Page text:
Does Extra Vitamin D Prevent Disease? Study Casts Doubt

Not clear whether disease depletes Vitamin D, or if low levels of the vitamin cause the disease.

Low vitamin D may be a consequence, not a cause, of ill health, researchers said on Friday, casting doubt on the prevailing wisdom that vitamin D supplements can prevent conditions like cancer, diabetes and heart disease.

The findings, published in The Lancet Diabetes & Endocrinology, could have implications for millions of people who take vitamin D pills and other supplements to ward off illness. Americans spend an estimated $600 million a year on them alone.

The human body makes its own supply of Vitamin D, but it needs to receive the "ingredients" - namely sunlight and foods like fish liver oil, eggs and fatty fish such as salmon, herring and mackerel.

Vitamin D is known to boost the uptake of calcium and bone formation, and some observational studies have also suggested a link between low levels of vitamin D and greater risks of many acute and chronic diseases.

But it is not clear whether this is a cause-and-effect relationship.

Benefits not replicated

Researchers led by Philippe Autier of France's International Prevention Research Institute in Lyon analysed data from several hundred observational studies and clinical trials examining the effects of vitamin D levels on so-called non-bone health - including links to illness such as cancer, diabetes and cardiovascular disease.

They found that the benefits of high vitamin D levels seen in observational studies - including reduced risk of cardiovascular events, diabetes and colorectal cancer - were not replicated in randomized trials where participants were given vitamin D to see if it would protect against illness.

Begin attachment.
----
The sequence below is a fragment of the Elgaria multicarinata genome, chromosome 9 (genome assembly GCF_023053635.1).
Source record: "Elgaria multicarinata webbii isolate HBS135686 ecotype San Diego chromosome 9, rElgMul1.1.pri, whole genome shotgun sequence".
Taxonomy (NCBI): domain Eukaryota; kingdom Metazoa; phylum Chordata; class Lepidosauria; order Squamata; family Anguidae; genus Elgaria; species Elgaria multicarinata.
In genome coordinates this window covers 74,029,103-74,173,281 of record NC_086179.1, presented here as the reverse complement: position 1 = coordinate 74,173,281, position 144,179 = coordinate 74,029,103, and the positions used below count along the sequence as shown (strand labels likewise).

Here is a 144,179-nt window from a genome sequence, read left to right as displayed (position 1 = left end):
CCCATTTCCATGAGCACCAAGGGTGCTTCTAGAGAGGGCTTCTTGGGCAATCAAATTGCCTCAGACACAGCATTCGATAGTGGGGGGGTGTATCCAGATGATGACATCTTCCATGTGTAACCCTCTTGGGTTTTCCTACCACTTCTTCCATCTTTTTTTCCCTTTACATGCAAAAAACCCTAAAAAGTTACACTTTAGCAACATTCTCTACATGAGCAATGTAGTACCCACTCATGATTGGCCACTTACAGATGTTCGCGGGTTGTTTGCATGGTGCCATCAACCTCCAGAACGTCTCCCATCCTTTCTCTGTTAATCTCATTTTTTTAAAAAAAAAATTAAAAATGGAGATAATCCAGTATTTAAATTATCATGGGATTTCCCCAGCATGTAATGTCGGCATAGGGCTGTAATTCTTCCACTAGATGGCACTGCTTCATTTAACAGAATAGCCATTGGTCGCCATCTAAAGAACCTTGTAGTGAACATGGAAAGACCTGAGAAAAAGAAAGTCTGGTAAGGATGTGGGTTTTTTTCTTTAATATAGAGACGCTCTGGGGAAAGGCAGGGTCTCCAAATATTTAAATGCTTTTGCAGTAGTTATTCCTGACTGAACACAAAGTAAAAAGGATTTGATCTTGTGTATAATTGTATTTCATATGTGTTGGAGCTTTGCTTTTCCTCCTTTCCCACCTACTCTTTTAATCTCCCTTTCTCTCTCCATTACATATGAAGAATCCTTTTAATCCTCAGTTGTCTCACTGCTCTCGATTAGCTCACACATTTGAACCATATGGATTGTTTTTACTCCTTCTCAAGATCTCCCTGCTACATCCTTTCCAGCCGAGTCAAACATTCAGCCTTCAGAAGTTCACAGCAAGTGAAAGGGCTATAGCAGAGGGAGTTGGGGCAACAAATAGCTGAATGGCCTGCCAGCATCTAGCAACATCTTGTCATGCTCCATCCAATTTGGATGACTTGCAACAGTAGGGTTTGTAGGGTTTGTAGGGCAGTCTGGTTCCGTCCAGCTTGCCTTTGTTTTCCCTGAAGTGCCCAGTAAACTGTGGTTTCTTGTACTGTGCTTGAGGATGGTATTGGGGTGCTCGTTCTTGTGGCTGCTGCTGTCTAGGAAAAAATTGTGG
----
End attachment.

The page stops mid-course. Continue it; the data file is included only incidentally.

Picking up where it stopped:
"What this discrepancy suggests is that decreases in vitamin D levels are a marker of deteriorating health," said Autier.

In other words, he explained, serious illness like cancer and diabetes may reduce vitamin D concentrations, but that does not necessarily mean that raising vitamin D levels would prevent the illness from occurring.

Yet experts not involved in Autier's review said its conclusions were not definitive, and cautioned against reading it as a reason to dissuade people from taking vitamin D.

"This paper is very useful because it highlights the need for more long term intervention studies specifically looking at the effect of proper vitamin D supplementation on disease risk," said Nigel Belshaw, research leader at Britain's Institute of Food Research.

"However, it does not suggest that taking vitamin D supplements can not be useful in some cases for some purposes. Neither does it rule out a health advantage of increasing vitamin D levels in the blood for those who are deficient," Belshaw said.

Helen Macdonald, a professor of nutrition and musculoskeletal health at Britain's University of Aberdeen, stressed that vitamin D was important for bone health.

"And we already know that people who are at risk of vitamin D deficiency, like older people, pregnant and breastfeeding women, young children and people with darker skin, need to take a supplement because it is difficult to boost vitamin D levels from food sources alone," she said.

She added that Autier's study did, however, appear to confirm what many nutrition experts have suspected for a while - "that healthy people probably don't need to take a high dose supplement and that the best source of vitamin D for most people is sunlight in the summer, always taking care not to burn."